Vessalius Wings
Vessalius AmuletPandora Cross
Vessalius Crest
Gilbert and Oz with Feather Boas

In the context of the Abyss, golden wings can represent the angelic wings of light that transport the disembodied soul through the Golden World. It might even be connected to the sword-wielding angels that Oz, Alice, and Gil saw in a memory from 100 years ago.

But what's green? If I were to wildly speculate, I'd say that green is a color of water, along with blue, and the Abyss itself is a very watery place. The Japanese word "aoi" could mean either "blue" or "green." Jack's green coat is often drawn with shades of blue (and even golden yellow), looking overall turquoise. Jack himself has been compared to water.

If the green gem then represents the Abyss, and the golden wings wrap around it, it could indicate that the Vessalius are particularly skilled at navigating the Abyss, like the angelic wings of the disembodied soul. The difference in where the gate lines enter the Abyss square on Oz's chair versus the Pandora Cross could indicate that Vessalius found other paths, or side doors, into the Abyss.

However, this ventures into shinigami (death god) territory, and that is expressly given to the Baskervilles (the "Crimson Shinigami"). And besides, we have no knowledge of the Vessalius dukedom having anything to do with the Abyss prior to the Sablier tragedy, since Glen kept all the Abyss gates to himself. Hrm...

The picture on the left nicely illustrates the white/black feather contrast between Vessalius and Baskerville. Oz's feather boa features the blue, green, and yellow associated with Jack, and part of Gil's feather boa is also turning blue.

Gilbert and Oz with Feather Boas Blue feathers abound in Pandora Hearts art. Blue-feathered wings have appeared in Oz and Gil's hats, and on the left can be seen worn by Echo who, despite being a Baskerville, has white feathers around her, too.

We get the fullest explanation of blue feathers during St. Belligeron's Day: "This festival originated from the legend of the blue-winged angel, Belligeron, who fell in love with a human. In order to let her travel to earth safely, everyone wore clothes with blue feathers on them to help cover the true identity of the angel." Kinda odd to go out of the way to mention that.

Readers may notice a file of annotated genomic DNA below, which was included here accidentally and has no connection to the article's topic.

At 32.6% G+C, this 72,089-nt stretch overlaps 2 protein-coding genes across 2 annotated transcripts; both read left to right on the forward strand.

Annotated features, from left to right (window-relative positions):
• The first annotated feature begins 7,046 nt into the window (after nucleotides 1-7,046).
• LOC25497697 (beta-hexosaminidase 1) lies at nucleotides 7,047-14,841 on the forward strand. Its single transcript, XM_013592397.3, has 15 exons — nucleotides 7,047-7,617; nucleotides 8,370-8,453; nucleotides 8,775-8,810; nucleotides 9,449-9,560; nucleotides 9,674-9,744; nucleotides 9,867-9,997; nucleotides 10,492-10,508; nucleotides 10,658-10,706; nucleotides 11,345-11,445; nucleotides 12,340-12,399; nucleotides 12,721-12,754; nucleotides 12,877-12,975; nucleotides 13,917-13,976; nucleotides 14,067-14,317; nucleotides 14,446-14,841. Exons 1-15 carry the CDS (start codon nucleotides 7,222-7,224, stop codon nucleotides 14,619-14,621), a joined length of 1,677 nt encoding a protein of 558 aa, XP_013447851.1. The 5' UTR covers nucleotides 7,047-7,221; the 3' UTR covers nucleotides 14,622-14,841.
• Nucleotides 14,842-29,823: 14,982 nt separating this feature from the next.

It's a day when "you can hide your identity under gorgeous clothes, and spend the day as someone else," and feathers have been linked to masquerade.

On St. Belligeron's Day, it is customary to give a blue feather to someone important to you. As such, blue feathers appear to be linked to love, devotion, and paranormal relationships, as well as secrecy and disguise.

Echo's blue-winged outfit in particular likely symbolizes the relief she felt from setting aside her day-to-day identity and being renewed in the guise of someone else. This sense of freedom is emphasized by the presence of an empty bird cage.

Gil loves his blue feathers. :3
Gil's Blue Feather
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DISCLAIMER: Pandora Hearts and all the characters, story, and art therein is copyright Jun Mochizuki. No copyright infringement is intended, and I hope that this essay inspires more people to read/watch Pandora Hearts! Translations are by Yen Press and Fallen Syndicate. Visit the Thanks page to see who else helped!